Treatment and Prognosis: Surgery is the primary treatment, with radiotherapy and chemotherapy showing limited efficacy. Surgical excision is currently the only effective treatment for medullary carcinoma. The surgical approach usually involves total thyroidectomy with prophylactic central lymph node dissection. Postoperatively, radioactive iodine-131 therapy is generally not necessary unless the lesion contains components of differentiated thyroid carcinoma (papillary or follicular carcinoma). Regular follow-up examinations are required postoperatively to monitor serum levels of carcinoembryonic antigen and calcitonin, which help monitor tumor recurrence. Over 50% to 90% of patients can survive for more than 10 years.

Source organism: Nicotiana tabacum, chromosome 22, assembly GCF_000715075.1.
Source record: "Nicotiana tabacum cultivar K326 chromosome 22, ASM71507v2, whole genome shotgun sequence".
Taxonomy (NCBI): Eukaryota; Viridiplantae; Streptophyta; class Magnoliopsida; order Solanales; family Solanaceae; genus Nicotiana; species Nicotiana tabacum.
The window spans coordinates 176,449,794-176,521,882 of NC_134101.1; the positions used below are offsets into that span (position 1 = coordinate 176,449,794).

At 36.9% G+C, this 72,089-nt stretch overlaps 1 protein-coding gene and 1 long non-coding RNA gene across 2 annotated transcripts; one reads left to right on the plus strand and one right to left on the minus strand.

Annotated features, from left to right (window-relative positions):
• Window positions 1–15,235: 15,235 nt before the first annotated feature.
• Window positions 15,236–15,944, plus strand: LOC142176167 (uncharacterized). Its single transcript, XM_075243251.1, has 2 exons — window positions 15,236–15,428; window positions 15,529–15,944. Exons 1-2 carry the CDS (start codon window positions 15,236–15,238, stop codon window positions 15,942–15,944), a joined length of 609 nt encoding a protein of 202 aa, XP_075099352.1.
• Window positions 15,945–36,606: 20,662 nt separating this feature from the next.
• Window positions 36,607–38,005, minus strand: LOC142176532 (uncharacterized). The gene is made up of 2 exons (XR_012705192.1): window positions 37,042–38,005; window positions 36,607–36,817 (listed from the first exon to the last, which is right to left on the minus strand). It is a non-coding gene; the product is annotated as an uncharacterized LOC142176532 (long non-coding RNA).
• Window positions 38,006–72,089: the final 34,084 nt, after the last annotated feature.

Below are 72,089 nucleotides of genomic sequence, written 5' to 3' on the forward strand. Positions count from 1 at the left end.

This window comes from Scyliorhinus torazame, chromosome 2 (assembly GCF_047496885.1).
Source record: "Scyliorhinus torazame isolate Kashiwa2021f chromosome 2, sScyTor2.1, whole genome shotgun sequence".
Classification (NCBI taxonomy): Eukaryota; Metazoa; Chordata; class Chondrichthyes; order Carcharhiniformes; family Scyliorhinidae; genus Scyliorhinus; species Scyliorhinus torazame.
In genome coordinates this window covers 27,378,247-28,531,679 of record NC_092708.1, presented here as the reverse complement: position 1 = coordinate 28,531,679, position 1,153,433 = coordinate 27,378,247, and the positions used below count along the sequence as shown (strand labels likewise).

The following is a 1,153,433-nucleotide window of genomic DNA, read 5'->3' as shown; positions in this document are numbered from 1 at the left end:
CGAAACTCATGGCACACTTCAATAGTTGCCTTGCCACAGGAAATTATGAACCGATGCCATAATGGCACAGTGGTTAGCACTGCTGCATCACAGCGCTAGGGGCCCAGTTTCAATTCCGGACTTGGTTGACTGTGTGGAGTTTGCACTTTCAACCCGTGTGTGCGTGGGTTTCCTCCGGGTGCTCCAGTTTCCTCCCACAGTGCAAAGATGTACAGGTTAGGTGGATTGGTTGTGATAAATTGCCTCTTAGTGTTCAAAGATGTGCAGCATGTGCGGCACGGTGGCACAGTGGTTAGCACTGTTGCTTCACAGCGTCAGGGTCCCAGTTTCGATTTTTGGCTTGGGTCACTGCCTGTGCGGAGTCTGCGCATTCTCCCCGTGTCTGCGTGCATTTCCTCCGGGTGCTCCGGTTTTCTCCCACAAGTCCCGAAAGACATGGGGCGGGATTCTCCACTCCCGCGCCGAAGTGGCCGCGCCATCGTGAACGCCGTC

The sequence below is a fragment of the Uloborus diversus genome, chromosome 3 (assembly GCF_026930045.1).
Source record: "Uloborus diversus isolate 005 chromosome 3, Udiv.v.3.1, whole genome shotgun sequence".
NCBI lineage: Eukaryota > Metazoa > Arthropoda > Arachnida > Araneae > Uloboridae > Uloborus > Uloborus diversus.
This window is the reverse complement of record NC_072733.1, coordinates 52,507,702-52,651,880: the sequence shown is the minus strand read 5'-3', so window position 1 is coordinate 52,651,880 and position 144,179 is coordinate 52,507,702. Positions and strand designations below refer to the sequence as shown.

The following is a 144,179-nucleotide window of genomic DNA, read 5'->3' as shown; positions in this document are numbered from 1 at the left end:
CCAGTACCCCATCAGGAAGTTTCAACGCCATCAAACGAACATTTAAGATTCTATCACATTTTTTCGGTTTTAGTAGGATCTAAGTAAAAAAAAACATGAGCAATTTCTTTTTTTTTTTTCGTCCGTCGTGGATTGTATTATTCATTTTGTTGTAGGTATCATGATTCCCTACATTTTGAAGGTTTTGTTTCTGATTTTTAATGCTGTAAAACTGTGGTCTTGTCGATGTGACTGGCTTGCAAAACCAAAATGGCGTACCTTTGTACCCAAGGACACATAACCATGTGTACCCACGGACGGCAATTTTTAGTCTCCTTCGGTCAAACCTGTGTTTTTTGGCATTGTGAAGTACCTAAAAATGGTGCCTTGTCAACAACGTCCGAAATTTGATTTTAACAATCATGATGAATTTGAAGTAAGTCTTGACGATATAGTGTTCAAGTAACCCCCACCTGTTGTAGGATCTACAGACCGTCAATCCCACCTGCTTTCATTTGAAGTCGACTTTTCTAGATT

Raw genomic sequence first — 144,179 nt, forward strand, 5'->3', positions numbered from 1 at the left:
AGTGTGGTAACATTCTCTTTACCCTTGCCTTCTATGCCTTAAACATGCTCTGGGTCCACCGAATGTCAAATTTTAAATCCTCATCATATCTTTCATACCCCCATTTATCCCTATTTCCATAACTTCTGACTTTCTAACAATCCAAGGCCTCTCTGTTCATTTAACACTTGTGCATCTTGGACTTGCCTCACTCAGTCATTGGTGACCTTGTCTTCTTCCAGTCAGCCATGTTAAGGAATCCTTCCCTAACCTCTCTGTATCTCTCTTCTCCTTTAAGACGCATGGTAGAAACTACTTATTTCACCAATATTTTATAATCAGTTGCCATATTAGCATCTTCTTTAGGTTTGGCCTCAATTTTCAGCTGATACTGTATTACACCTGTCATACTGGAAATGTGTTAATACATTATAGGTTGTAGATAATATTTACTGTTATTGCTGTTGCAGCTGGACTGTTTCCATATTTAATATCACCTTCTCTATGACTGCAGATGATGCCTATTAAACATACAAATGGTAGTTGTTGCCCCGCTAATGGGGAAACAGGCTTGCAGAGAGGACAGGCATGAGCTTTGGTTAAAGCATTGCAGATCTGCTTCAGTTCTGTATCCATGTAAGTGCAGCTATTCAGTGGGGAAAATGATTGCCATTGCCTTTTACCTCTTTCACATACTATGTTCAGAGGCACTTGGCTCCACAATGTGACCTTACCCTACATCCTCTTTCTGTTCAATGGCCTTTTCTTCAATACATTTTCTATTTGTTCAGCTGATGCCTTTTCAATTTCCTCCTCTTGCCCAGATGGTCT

4. Undifferentiated Carcinoma

Undifferentiated thyroid carcinoma is the type of thyroid cancer with the worst prognosis, with a median survival time of only 5 to 10 months. It consists of highly invasive malignant tumors composed of undifferentiated thyroid follicular cells. Typical symptoms include rapidly enlarging, hard, fixed neck masses with extensive invasion of surrounding tissues. Approximately 30% to 40% of patients have distant metastases, such as to the lungs, bones, and brain. Overall, the treatment of undifferentiated carcinoma is challenging. Many patients are diagnosed with distant metastases, and effective treatment options are limited. If resection is possible, surgery remains the preferred treatment option. However, extensive surgery is not helpful in prolonging survival if the tumor has already invaded important organs such as the trachea and esophagus or if distant metastases exist.

Treatment and Prognosis of Different Pathological Types of Thyroid Cancer